Globetrotting strangles: the unbridled national and international transmission of Streptococcus equi between horses

Catriona Mitchell, Karen F Steward, Amelia R L Charbonneau, Saoirse Walsh, Hayley Wilson, John F Timoney, Ulli Wernery, Marina Joseph, David Craig, Kees van Maanen, Annelies Hoogkamer-van Gennep, Albertine Leon, Lucjan Witkowski, Magdalena Rzewuska, Ilona Stefańska, Monika Żychska, Gunther van Loon, Ray Cursons, Olivia Patty, Els AckeJames R Gilkerson, Charles El-Hage, Joanne Allen, Hiroshi Bannai, Yuta Kinoshita, Hidekazu Niwa, Teótimo Becú, John Pringle, Bengt Guss, Reinhard Böse, Yvonne Abbott, Lisa Katz, Bernadette Leggett, Tom C Buckley, Shlomo E Blum, Fátima Cruz López, Ana Fernández Ros, Maria Cristina Marotti Campi, Silvia Preziuso, Carl Robinson, J Richard Newton, Ellen Schofield, Ben Brooke, Mike Boursnell, Nicolas de Brauwere, Roxane Kirton, Charlotte K Barton, Khalil Abudahab, Ben Taylor, Corin A Yeats, Richard Goater, David M Aanensen, Simon R Harris, Julian Parkhill, Matthew T G Holden, Andrew S Waller*

*Corresponding author for this work

Research output: Contribution to journalArticlepeer-review

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The equine disease strangles, which is characterized by the formation of abscesses in the lymph nodes of the head and neck, is one of the most frequently diagnosed infectious diseases of horses around the world. The causal agent, Streptococcus equi subspecies equi, establishes a persistent infection in approximately 10 % of animals that recover from the acute disease. Such 'carrier' animals appear healthy and are rarely identified during routine veterinary examinations pre-purchase or transit, but can transmit S. equi to naïve animals initiating new episodes of disease. Here, we report the analysis and visualization of phylogenomic and epidemiological data for 670 isolates of recovered from 19 different countries using a new core-genome multilocus sequence typing (cgMLST) web bioresource. Genetic relationships among all 670 S. equi isolates were determined at high resolution, revealing national and international transmission events that drive this endemic disease in horse populations throughout the world. Our data argue for the recognition of the international importance of strangles by the Office International des Épizooties to highlight the health, welfare and economic cost of this disease. The Pathogenwatch cgMLST web bioresource described herein is available for tailored genomic analysis of populations of S. equi and its close relative subspecies that are recovered from horses and other animals, including humans, throughout the world. This article contains data hosted by Microreact.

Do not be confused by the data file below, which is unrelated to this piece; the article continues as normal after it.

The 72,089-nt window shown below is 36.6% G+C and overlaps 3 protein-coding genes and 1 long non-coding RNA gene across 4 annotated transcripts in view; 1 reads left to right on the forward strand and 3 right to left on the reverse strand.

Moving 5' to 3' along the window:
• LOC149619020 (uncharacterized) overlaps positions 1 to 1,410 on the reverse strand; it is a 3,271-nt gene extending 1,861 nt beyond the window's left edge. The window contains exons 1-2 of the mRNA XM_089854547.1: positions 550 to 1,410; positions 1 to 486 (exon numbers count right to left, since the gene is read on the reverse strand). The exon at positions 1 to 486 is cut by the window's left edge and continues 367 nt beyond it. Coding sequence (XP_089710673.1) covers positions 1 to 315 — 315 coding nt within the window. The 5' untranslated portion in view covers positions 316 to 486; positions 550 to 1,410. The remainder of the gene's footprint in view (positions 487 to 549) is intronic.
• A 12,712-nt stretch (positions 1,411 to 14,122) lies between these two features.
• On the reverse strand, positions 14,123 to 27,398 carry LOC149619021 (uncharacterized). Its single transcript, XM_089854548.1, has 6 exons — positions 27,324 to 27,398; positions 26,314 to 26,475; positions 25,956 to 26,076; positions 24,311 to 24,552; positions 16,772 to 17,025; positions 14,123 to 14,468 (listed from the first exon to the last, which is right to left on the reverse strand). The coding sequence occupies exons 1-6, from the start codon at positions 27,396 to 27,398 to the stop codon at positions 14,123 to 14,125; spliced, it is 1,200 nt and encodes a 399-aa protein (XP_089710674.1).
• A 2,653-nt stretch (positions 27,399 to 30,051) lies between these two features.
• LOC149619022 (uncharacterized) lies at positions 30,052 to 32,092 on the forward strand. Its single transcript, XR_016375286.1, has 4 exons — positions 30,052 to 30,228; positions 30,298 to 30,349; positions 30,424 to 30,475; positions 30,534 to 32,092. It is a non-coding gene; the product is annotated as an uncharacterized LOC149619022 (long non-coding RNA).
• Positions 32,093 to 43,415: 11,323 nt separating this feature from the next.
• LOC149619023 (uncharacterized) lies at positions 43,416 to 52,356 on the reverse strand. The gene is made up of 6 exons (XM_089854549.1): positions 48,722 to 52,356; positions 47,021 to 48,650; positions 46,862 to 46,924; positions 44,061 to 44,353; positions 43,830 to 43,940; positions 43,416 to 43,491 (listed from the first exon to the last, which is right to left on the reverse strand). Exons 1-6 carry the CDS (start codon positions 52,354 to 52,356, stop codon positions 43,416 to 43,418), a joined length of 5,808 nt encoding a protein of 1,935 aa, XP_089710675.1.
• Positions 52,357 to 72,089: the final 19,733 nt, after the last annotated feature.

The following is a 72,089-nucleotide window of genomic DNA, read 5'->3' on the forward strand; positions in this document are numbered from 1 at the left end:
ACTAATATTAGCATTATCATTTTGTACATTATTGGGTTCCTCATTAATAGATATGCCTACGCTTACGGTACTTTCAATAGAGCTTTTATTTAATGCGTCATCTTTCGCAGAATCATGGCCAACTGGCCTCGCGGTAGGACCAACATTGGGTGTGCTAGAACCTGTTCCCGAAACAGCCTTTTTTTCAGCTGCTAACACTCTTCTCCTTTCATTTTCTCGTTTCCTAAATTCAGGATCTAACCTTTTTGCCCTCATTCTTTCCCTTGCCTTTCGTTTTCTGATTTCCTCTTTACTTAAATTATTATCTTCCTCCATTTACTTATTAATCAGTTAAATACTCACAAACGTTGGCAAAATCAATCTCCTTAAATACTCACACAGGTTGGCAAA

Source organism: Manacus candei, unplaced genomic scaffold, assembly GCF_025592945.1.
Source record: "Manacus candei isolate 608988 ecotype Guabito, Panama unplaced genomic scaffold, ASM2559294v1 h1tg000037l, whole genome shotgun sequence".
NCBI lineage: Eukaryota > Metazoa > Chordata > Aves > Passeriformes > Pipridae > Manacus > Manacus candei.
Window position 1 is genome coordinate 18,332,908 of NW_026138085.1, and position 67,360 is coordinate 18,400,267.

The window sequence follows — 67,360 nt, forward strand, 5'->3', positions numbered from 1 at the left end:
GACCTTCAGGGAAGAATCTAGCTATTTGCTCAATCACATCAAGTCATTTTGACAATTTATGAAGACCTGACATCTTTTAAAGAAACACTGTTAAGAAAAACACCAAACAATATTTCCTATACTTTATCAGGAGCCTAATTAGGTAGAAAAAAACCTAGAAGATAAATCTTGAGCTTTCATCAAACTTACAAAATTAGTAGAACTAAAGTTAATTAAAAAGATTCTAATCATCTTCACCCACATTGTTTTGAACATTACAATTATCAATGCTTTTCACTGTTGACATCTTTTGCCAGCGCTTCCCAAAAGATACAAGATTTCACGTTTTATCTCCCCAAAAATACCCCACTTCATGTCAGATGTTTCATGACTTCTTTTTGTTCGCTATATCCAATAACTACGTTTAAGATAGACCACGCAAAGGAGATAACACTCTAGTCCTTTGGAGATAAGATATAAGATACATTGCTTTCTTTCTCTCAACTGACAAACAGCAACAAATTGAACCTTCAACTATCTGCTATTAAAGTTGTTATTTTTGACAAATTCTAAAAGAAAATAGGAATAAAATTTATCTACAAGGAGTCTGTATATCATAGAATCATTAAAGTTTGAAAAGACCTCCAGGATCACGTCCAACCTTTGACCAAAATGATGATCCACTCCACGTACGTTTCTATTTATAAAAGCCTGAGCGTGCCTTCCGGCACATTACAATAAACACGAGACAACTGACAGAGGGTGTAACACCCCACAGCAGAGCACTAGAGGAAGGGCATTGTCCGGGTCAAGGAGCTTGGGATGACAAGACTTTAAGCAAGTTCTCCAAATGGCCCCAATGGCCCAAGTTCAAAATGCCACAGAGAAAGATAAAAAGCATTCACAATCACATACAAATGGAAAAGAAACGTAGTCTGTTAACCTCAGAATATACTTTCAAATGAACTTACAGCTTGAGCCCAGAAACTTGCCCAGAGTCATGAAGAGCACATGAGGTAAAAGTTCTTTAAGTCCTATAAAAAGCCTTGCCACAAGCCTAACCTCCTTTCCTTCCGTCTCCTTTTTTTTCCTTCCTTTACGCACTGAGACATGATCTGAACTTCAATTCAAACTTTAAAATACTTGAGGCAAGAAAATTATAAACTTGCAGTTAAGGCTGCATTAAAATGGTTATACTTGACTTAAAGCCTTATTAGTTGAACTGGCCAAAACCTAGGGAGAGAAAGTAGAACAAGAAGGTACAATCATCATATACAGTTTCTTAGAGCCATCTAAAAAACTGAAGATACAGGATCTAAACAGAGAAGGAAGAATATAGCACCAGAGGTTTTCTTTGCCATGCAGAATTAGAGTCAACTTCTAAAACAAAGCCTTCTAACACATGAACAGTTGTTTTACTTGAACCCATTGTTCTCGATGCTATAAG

Original languageEnglish
Article number000528
Number of pages14
JournalMicrobial Genomics
Issue number3
Early online date8 Mar 2021
Publication statusPublished - 8 Mar 2021


  • Streptococcus equi
  • Genome diversity
  • Pandemic
  • Strangles
  • Transmission


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